Imagine sitting in a classroom in Russia, China or Japan taking a test that will determine whether or not you graduate from high school. Now imagine taking that test in a language other than English.
|Susan Spezzini (far right) works with Donna Gilbert (far left) of Jackson-Olin High School and Tamika Lamb (center) of Center Street Middle School at a recent class for English language-learning instructors. Spezzini and Julia Auston (standing in background) are creating models of sheltered instruction using two five-year federal grants for ESL training. |
Millions of English as a Second Language (ESL) students in the United States have similar experiences every day.
“Think of English language learners as cars trying to merge on the interstate where people are going 80 miles per hour,” says Julia Austin, Ph.D. “You’re trying to catch up to that person you were just beside.
They keep going, and you’re trying to get up to speed. I think that’s a really good way for people to think about what these students here in our state are facing.”
Austin and Susan Spezzini, Ph.D., are co-principal investigators on two five-year federal grants for ESL training for teachers in the Shelby County and Homewood City Schools. They are creating models of sheltered instruction for English language learning students that can be used by other school districts.
The technique is called sheltered instruction because the students receiving it do not compete academically with native English speakers. Sheltered instruction has two goals: To teach both academic content – history, science and math, for example – while helping students to develop their English language skills. Teachers use physical activities, visual aids and the environment to teach important new words for concept development. The technique enables students to progress in all their subjects while learning English; research shows that it is effective in helping students become proficient in English, develop high levels of academic attainment and meet challenging state standards.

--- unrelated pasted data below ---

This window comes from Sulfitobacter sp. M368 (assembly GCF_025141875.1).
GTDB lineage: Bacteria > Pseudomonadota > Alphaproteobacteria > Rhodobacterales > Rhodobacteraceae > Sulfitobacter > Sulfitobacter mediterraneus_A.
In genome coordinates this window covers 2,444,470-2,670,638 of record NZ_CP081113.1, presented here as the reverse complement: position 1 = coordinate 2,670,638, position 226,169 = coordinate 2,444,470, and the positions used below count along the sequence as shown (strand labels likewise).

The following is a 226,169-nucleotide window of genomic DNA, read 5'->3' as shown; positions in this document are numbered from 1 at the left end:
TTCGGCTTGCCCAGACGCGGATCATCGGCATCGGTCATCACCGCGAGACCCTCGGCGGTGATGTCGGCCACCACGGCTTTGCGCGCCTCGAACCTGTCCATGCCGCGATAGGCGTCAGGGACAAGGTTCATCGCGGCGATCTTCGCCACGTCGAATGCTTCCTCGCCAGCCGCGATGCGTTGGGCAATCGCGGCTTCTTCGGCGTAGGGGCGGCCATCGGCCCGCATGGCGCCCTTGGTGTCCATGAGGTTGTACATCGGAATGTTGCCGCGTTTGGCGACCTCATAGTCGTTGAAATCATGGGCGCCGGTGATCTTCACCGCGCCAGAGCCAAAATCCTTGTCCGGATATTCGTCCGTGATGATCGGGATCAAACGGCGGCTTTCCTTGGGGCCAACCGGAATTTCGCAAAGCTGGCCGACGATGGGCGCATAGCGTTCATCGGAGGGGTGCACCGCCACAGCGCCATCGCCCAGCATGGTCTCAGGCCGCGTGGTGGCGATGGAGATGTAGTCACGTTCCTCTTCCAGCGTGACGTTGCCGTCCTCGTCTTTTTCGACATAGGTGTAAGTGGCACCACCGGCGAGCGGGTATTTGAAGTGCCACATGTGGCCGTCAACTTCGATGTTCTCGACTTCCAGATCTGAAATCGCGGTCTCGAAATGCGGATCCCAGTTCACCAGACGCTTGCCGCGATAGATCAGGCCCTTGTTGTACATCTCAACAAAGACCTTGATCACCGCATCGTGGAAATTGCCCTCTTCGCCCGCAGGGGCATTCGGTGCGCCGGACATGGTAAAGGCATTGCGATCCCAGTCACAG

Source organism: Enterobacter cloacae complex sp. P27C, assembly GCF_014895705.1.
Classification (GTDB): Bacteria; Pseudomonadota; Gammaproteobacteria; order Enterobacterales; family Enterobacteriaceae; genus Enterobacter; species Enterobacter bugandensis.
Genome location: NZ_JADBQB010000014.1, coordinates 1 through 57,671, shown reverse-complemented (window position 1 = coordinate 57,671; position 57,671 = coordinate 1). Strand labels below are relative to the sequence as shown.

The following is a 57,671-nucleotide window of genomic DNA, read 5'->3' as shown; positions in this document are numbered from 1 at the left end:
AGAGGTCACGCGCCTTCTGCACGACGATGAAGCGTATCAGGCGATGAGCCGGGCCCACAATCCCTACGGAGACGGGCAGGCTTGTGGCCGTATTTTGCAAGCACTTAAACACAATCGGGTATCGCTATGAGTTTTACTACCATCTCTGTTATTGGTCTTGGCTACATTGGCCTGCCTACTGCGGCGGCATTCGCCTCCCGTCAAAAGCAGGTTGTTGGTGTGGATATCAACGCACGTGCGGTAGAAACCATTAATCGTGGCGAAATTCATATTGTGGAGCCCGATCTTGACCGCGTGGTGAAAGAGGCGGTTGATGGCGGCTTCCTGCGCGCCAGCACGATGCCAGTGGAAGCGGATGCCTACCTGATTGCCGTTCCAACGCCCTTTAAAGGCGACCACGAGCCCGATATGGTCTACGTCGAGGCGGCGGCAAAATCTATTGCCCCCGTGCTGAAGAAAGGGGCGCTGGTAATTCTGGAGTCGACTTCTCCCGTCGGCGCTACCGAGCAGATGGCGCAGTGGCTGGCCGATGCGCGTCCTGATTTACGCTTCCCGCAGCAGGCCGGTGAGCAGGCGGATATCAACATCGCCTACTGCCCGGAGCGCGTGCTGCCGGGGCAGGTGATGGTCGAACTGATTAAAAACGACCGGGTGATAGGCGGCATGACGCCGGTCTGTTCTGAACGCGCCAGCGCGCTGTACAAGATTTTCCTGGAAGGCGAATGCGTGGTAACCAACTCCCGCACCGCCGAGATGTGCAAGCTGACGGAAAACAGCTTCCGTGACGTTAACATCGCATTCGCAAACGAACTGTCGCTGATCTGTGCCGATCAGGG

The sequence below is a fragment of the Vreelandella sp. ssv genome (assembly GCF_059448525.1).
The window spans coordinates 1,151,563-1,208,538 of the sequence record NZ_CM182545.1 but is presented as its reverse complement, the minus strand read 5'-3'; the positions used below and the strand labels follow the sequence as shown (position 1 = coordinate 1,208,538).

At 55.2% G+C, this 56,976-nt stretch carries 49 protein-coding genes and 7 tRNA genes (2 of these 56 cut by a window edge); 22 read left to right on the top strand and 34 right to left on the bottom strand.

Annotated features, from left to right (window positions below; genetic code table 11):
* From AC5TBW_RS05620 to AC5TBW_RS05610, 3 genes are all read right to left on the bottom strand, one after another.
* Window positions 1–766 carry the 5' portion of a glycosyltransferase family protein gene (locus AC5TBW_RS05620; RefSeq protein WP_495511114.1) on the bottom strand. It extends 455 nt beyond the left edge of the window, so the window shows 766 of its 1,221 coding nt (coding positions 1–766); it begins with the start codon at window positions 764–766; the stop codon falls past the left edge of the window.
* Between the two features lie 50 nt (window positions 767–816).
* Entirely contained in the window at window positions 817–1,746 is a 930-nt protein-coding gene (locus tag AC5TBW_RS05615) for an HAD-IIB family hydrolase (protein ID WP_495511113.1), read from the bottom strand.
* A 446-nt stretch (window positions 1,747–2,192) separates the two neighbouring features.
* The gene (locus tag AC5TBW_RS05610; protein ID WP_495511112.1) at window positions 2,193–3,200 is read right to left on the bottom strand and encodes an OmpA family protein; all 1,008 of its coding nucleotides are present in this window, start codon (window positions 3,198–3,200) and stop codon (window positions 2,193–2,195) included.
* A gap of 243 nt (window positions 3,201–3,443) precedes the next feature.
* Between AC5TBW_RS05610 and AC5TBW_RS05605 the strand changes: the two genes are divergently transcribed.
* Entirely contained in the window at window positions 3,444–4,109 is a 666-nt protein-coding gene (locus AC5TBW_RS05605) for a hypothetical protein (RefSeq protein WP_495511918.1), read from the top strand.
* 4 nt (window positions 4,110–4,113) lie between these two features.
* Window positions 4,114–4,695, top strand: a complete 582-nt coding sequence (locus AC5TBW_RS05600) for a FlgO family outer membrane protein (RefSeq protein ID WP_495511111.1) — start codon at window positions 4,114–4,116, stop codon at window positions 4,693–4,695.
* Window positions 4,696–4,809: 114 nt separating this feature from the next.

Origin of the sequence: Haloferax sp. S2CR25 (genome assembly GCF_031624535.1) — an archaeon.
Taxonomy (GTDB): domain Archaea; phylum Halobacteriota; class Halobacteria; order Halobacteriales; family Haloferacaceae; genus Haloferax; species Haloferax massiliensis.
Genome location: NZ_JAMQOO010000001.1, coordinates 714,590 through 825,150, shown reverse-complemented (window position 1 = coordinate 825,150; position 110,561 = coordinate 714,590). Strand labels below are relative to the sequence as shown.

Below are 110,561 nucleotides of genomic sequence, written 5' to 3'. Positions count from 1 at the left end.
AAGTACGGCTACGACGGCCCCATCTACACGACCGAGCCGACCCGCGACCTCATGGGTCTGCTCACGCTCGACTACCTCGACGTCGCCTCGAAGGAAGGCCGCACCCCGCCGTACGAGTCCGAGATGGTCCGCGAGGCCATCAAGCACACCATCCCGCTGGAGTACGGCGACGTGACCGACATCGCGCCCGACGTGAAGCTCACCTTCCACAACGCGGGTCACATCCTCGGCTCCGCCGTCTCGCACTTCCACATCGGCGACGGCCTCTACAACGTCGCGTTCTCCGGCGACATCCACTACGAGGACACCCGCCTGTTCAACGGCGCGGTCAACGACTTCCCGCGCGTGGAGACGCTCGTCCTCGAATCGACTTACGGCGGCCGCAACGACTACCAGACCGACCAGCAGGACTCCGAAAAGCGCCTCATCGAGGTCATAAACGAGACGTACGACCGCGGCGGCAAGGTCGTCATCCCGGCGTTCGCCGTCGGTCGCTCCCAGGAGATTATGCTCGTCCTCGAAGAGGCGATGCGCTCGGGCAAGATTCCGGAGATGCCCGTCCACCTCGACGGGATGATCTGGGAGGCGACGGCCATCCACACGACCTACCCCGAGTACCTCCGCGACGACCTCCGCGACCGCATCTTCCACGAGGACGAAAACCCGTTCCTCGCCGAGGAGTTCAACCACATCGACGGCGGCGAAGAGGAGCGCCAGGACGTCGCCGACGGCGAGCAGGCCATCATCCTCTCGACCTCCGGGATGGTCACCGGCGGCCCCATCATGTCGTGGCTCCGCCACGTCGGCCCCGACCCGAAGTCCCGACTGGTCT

Shelby County and Homewood City Schools are the ideal systems to begin this training, Austin says.
“They are two different systems. One is a very small, very diverse, city system, and one is a large suburban/rural system that has the largest number of English language-learning students in the state,” Austin says. “We certainly hope and believe these two school systems will become models for the state in sheltered instruction.”
Teachers in grades 4-12 will take courses at UAB to learn to support English language development for children while they are learning content subjects like math, social studies or science.
Shelby County and Homewood City Schools feature mostly Spanish-speaking students among the English language learners.
Research for the grant revealed:
• Shelby County has had 59 languages represented in its school system in one year.
• Almost 80 percent of those students were Spanish-speaking.
• Twenty-three percent of Homewood’s English language learners at the middle and high school speak Arabic.